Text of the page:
Roxy Music 2001


Immaculate conception

The Scotsman - United Kingdom, 18th May, 2001

If I was on a plane which I thought was going to crash and my life started to flash before me only for the pilot to regain control somewhere around the summer of 1973, I would be glam, bang in the middle of my teenage obsession with Roxy Music and only too happy to stay there. So what went through Bryan Ferry's mind last Christmas when a madman stormed the cockpit of the jumbo carrying his family, almost downing the plane in the middle of the Sudanese desert? Was it anything like this?

Cloggy northern childhood with cludgie out the back ... art school ... experiments with eyeliner ... retro-futuristic pop vision ... glamour, gear, girls ... Jerry Hall ... Mick Jagger ... marriage to bit of posh, four sons

"Ha!" says the coolest man there ever was, dressed in beige jeans and what looks like the same dark blue pullover he was wearing in the jet-in-jeopardy picture used on every newspaper front page in the land. "Well, I guess I didn't feel it was the moment for me to go. But I didn't ... I wasn't in control, and I don't like that. I mean, if it was a ship, I could have jumped."

He doesn't like turbulence - "of any sort" - but we already know this from three decades of super-elegant poise. Whatever it was he was thinking about as his plane was plummeting, he only seems to have been unnerved by his son Isaac's swearing, which necessitated a ticking-off. Wasn't that taking taste and decorum a bit too far? "No, he was being too strong."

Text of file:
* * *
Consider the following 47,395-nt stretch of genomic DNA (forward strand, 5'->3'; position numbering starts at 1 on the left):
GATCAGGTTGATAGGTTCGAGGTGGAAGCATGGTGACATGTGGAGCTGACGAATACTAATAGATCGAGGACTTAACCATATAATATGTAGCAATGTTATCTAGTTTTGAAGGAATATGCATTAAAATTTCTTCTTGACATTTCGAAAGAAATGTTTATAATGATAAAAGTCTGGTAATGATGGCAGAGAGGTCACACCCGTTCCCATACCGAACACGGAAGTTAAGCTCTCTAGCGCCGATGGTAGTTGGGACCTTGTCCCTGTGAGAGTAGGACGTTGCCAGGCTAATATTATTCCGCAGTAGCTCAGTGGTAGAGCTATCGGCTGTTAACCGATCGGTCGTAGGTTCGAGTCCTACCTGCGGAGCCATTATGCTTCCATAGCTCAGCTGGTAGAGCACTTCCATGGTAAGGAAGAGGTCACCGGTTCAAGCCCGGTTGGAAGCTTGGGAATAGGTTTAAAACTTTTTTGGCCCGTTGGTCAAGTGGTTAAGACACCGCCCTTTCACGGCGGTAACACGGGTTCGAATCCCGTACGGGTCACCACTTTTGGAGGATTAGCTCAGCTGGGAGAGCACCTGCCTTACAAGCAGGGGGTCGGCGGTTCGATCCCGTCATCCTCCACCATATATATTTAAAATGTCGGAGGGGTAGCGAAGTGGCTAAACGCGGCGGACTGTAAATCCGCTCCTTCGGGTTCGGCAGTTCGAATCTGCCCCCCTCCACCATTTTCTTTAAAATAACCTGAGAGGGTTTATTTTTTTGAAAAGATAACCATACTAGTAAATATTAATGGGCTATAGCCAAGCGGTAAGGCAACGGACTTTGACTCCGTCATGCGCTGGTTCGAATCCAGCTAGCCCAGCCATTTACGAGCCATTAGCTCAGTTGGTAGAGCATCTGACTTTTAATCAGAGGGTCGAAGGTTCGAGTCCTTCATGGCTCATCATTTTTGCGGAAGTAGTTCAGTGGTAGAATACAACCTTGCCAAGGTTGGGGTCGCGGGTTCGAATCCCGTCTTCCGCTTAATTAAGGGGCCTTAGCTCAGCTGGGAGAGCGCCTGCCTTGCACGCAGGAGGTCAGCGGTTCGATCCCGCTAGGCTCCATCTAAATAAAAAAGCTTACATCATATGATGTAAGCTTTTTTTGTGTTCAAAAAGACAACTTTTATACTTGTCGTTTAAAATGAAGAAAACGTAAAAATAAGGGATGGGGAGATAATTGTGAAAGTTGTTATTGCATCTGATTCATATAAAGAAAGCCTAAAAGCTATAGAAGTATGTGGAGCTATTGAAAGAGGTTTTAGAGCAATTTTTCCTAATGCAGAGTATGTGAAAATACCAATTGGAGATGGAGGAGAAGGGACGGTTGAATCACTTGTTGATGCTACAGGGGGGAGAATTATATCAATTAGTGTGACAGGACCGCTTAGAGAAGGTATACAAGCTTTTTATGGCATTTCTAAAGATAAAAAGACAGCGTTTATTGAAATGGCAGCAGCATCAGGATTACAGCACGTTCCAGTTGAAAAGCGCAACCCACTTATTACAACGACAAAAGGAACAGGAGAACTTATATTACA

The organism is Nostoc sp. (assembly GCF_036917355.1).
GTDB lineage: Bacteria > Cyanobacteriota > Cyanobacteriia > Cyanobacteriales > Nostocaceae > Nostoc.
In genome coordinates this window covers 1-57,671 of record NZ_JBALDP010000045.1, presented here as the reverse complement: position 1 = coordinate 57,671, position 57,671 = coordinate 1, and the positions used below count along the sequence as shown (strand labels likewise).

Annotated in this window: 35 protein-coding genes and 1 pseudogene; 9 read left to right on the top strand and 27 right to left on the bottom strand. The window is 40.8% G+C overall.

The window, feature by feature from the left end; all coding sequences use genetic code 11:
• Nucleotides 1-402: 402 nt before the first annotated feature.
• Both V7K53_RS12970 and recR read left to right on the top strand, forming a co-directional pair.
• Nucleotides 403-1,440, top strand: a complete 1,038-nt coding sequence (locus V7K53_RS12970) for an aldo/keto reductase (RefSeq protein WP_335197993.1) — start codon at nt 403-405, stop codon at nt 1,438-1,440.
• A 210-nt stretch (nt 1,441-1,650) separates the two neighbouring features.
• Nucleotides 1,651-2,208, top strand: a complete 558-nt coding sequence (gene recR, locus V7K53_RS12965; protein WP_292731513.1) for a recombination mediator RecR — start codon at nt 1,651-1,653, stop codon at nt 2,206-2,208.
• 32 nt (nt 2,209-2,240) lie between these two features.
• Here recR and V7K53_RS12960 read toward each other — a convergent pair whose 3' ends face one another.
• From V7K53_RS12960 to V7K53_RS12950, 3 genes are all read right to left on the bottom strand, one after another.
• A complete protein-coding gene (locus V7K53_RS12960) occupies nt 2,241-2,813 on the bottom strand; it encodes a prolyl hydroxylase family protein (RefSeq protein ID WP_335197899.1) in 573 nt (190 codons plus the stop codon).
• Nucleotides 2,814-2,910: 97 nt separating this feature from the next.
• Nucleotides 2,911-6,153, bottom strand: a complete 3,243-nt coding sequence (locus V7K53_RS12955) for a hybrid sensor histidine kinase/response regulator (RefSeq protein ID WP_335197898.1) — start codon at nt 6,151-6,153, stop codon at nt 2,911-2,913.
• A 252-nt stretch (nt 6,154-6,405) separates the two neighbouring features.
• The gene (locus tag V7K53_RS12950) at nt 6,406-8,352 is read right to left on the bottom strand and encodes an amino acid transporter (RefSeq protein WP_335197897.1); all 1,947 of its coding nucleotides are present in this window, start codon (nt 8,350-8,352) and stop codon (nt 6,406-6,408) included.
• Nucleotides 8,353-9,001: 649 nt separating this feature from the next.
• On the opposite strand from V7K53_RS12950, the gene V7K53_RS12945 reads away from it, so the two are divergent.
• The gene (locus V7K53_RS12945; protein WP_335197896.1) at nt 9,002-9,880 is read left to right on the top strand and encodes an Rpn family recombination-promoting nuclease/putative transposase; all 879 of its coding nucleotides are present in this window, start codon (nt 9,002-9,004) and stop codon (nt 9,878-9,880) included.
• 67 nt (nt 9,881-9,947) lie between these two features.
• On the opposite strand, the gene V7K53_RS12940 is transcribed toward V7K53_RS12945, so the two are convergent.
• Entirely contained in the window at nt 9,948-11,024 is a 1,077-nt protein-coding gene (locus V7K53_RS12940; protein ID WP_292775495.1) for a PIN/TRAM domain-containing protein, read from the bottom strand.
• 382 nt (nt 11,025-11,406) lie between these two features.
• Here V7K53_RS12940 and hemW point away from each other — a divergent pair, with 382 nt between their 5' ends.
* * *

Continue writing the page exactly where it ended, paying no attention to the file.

Something else did freak him out: the lunatic's socks. "They were stripey and quite nasty." He cringes at their memory. We're in a hotel in London's Park Lane, which also seems to be overdoing the taste decorum: to call it understated would be an understatement. Signs would spoil the minimalist ambience, so there aren't any. Roxy Music have come here to talk about their 30th anniversary reunion tour, but the publicist has lost Andy Mackay, the saxophonist, in the stark labyrinths.

Mackay, 54, eventually turns up in his room; guitarist Phil Manzanera, 50, is next door. They will be interviewed separately, as will Ferry, whose suite is bigger than the others. It's all white, in the style of the rest of the hotel. Does he like it? "No, it's too much for me. Or too little." He runs a finger down the edge of a wall. "Look at this corner, it's grubby. It should be immaculate." Then he returns to his seat and tells me why he isn't getting the band back together just for the money.